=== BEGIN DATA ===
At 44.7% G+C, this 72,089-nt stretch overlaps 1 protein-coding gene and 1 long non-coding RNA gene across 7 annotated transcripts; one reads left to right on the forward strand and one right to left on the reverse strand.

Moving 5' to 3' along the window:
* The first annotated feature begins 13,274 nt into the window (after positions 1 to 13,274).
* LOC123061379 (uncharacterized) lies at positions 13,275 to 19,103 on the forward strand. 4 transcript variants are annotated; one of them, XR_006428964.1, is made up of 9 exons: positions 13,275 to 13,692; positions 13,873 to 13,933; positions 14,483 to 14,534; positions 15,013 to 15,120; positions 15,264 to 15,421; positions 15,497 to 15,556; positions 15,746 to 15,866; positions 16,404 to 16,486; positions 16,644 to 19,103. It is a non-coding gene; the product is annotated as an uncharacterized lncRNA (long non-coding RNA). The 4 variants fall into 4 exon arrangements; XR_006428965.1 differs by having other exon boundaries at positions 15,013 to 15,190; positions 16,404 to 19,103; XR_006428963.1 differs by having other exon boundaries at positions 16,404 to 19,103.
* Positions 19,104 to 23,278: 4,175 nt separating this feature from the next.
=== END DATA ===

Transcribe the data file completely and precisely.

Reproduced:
At 44.7% G+C, this 72,089-nt stretch overlaps 1 protein-coding gene and 1 long non-coding RNA gene across 7 annotated transcripts; one reads left to right on the forward strand and one right to left on the reverse strand.

Moving 5' to 3' along the window:
* The first annotated feature begins 13,274 nt into the window (after positions 1 to 13,274).
* LOC123061379 (uncharacterized) lies at positions 13,275 to 19,103 on the forward strand. 4 transcript variants are annotated; one of them, XR_006428964.1, is made up of 9 exons: positions 13,275 to 13,692; positions 13,873 to 13,933; positions 14,483 to 14,534; positions 15,013 to 15,120; positions 15,264 to 15,421; positions 15,497 to 15,556; positions 15,746 to 15,866; positions 16,404 to 16,486; positions 16,644 to 19,103. It is a non-coding gene; the product is annotated as an uncharacterized lncRNA (long non-coding RNA). The 4 variants fall into 4 exon arrangements; XR_006428965.1 differs by having other exon boundaries at positions 15,013 to 15,190; positions 16,404 to 19,103; XR_006428963.1 differs by having other exon boundaries at positions 16,404 to 19,103.
* Positions 19,104 to 23,278: 4,175 nt separating this feature from the next.